1. Dewey, John, 18591952. I. Eames, Elizabeth Ramsden. II.Field, Richard W., 1957 III. Title.
B945.D44 E26 2002191dc21ISBN 0-8093-2474-1 (alk. paper) 2002021184
Printed on recycled paper.
The paper used in this publication meets the minimum requirements of American NationalStandard for Information SciencesPermanence of Paper for Printed Library Materials,ANSI Z39.48-1992.
Acknowledgments viiEditorial Note ixIntroduction xi
Elizabeth R. EamesKey to Citations of John Deweys Writings xv
PART ONE. THE PRAGMATIC METHOD1. The Leading Principles of Pragmatic Naturalism 3
Coauthored by Elizabeth Ramsden Eames2. Experience and Philosophical Method in John Dewey 143. Primary Experience in the Philosophy of John Dewey 29
PART TWO. VALUE THEORY4. The Cognitive and the Noncognitive in Deweys
Theory of Valuation 415. Immediate and Mediated Values 55
PART THREE. MORALS6. Valuing, Obligation, and Evaluation 63
7. Deweys Views of Truth, Beauty, and Goodness 74
PART FOUR. SOCIAL PHILOSOPHY8. General Education and the Two Cultures 919. Scientific Grounds for Valuational Norms 101
10. Creativity and Democracy 107
PART FIVE. RELIGION11. The Lost Individual and Religious Unity 12712. Religion as the Quality of Excellence 139
Bibliography 153Index 159
We would like to express appreciation first of all to the editors ofthe publications in which the included essays first appeared. Theseinclude the following: The Personalist, the Midwestern Journal of Phi-losophy, The Monist, the Journal of Philosophy, Akten des XIV Inter-nationalen Kongresses fr Philosophie, Philosophy and Phenomenologi-cal Research, Educational Theory, Alumnus, and the Journal of SocialPhilosophy.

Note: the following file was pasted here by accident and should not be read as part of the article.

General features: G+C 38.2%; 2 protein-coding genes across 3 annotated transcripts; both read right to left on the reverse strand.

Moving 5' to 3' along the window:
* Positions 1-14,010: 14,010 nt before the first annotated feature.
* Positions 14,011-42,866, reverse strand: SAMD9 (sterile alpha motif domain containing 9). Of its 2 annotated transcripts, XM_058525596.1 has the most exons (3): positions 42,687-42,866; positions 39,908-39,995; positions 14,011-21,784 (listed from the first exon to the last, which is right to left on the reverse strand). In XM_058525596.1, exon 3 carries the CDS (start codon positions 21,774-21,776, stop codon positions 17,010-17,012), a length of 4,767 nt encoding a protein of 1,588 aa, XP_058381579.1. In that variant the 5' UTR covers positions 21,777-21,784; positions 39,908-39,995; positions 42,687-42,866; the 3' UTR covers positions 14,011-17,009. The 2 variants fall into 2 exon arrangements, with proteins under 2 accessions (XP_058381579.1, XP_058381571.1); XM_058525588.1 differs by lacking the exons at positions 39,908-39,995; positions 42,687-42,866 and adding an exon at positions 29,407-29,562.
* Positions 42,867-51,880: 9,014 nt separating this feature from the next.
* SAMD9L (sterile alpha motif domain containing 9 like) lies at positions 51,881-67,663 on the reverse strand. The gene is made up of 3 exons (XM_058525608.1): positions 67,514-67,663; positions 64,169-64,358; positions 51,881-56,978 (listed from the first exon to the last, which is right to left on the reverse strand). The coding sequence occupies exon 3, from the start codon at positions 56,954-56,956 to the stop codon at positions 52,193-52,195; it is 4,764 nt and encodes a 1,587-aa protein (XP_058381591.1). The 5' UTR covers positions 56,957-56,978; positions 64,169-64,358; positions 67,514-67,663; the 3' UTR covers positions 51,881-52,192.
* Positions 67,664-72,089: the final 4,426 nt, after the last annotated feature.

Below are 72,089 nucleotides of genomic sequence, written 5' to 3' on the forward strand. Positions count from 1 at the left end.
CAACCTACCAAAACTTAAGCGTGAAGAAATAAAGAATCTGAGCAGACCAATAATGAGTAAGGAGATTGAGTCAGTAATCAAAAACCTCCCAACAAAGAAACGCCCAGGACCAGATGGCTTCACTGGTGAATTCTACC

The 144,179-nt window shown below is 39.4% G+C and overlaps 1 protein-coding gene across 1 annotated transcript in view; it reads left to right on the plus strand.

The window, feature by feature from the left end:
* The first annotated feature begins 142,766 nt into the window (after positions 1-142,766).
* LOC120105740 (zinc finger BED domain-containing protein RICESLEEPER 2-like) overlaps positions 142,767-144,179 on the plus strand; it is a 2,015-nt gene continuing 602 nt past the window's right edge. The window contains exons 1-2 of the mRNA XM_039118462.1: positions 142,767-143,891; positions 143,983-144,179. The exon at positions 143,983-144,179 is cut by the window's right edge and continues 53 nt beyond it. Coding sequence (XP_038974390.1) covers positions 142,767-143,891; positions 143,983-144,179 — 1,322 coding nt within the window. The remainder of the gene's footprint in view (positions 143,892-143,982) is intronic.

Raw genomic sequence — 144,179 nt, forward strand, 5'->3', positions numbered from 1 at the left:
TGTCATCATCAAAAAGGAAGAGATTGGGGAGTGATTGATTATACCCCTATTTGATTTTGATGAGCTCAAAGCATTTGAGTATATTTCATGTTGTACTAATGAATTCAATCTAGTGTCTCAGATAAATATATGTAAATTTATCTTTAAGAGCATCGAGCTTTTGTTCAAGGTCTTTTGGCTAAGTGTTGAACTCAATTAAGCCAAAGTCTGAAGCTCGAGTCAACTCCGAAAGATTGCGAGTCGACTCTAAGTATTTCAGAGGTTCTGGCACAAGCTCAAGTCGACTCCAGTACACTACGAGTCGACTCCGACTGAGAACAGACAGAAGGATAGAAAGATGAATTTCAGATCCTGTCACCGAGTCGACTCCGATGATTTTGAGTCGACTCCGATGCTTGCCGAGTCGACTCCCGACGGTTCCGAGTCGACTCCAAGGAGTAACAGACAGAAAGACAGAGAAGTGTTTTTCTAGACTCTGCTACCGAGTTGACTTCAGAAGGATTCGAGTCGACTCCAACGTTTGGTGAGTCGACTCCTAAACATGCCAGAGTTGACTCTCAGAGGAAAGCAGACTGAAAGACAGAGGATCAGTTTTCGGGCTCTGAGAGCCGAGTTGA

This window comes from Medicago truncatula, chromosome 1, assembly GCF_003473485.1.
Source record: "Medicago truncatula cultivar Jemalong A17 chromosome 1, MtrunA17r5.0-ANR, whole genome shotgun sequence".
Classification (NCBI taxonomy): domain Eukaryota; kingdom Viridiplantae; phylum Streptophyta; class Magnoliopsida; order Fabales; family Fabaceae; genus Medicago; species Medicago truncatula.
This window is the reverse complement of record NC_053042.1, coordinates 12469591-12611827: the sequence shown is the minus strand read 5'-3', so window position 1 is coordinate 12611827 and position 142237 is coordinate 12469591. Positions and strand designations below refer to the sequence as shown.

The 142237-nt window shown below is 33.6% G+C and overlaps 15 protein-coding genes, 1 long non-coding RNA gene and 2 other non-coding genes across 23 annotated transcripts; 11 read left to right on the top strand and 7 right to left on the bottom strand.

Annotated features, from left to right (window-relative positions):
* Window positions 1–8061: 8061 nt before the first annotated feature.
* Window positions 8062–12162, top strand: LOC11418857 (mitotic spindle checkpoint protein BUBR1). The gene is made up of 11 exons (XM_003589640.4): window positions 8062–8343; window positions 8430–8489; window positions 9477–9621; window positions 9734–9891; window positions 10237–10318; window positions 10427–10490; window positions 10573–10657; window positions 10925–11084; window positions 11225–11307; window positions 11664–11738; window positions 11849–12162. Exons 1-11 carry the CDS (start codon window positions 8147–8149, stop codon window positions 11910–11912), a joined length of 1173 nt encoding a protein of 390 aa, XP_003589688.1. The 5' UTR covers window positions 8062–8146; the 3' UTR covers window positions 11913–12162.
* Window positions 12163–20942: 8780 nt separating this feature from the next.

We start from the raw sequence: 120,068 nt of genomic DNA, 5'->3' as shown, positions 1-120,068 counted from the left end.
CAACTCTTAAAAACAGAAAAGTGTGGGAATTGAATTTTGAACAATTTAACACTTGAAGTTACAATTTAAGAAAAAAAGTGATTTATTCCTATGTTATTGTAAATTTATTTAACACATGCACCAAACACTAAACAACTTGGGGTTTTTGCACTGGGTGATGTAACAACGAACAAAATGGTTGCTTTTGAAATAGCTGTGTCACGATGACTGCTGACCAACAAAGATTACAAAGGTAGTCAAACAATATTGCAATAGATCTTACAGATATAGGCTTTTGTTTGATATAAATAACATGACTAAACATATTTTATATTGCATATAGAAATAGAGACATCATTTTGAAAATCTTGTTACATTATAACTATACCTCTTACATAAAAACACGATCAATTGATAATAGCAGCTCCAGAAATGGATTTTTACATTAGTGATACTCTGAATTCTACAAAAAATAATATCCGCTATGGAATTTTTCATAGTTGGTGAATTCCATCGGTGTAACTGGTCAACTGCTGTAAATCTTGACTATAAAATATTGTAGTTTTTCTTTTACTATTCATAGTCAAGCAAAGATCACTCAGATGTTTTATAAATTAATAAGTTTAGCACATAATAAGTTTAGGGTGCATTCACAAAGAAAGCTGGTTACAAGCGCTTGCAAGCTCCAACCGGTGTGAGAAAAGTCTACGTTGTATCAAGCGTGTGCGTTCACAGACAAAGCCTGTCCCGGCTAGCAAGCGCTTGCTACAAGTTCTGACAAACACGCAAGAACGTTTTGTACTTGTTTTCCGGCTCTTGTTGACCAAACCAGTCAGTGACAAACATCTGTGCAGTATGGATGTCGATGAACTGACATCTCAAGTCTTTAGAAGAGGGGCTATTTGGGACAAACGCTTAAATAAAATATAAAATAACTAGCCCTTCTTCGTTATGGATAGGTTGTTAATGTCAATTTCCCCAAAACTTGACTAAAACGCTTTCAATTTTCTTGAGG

The editors would also like to acknowledge the meetings and venuesat which the initial versions of a number of the essays included in thisvolume were presented. These include the following: the Missouri StatePhilosophical Association, John F. Kennedy College, the Fourteenth In-ternational Congress for Philosophy, the Society for the Philosophy ofCreativity, and Culver-Stockton College.
Finally, we are grateful for the assistance of a number of individualswho contributed in various ways to the completion of the editing of thepresent volume. Ivan Lee Eames, Morris Eamess son, offered valuableadvice at the initial stages of the project. Dr. Larry Hickman, the direc-tor of the Center for Dewey Studies, graciously placed the resources ofthe Center at our disposal. In addition, we wish to thank several peopleat Southern Illinois University Press for their valuable assistance. JamesD. Simmons, editorial director of the Press, offered valuable advice con-cerning the preparation of the manuscript. Susan Wilson and Carol Burnshave been especially helpful in bringing the project to completion.